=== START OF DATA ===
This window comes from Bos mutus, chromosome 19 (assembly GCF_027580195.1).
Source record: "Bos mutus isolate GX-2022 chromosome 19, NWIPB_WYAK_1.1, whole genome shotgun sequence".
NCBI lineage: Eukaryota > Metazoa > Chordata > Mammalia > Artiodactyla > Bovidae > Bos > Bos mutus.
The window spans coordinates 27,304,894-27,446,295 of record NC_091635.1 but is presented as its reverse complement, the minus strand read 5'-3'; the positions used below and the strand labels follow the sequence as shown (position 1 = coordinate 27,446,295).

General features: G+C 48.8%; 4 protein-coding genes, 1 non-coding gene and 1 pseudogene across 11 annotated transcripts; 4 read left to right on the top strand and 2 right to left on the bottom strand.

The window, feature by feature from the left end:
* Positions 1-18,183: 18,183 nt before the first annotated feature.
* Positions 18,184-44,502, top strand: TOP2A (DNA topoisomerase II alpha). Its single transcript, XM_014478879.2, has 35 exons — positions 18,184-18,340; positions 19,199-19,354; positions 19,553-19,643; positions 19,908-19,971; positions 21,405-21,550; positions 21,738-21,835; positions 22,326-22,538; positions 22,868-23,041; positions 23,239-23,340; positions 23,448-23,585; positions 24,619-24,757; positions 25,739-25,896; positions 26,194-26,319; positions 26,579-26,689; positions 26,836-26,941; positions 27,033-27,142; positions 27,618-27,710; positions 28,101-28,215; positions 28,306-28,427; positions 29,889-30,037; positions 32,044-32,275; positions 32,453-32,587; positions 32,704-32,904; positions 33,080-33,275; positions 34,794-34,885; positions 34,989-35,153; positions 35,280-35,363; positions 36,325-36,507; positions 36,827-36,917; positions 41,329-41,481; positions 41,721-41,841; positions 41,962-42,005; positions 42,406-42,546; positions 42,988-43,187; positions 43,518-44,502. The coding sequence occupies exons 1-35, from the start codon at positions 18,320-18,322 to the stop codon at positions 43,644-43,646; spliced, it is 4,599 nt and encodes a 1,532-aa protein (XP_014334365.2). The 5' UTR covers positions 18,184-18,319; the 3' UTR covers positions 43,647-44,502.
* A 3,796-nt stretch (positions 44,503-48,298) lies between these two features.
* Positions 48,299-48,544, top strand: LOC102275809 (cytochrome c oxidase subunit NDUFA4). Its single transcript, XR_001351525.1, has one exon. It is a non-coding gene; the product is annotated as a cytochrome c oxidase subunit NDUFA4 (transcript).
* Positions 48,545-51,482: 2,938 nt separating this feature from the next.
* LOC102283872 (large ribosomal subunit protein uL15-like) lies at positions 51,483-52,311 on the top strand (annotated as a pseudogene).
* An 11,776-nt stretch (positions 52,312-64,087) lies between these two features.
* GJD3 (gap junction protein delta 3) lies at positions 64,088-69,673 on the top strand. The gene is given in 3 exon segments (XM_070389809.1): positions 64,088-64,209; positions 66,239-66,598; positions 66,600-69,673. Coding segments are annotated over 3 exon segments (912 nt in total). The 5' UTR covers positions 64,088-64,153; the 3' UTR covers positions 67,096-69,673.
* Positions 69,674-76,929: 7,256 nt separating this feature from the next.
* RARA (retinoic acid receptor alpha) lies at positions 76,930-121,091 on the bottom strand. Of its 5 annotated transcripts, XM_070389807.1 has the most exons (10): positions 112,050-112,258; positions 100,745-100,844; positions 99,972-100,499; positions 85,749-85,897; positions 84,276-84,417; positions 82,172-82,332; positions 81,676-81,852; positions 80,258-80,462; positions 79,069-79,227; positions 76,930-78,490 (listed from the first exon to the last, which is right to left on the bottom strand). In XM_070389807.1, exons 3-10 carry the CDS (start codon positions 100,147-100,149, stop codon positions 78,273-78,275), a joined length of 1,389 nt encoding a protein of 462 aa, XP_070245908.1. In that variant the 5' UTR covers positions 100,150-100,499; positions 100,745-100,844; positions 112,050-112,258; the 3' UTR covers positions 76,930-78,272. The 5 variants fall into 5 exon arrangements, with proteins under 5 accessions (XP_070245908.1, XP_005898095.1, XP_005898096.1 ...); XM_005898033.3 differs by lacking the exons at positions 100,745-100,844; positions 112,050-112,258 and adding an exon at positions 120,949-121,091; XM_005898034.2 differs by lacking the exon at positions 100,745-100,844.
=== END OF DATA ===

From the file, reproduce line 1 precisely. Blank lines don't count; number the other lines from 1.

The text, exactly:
This window comes from Bos mutus, chromosome 19 (assembly GCF_027580195.1).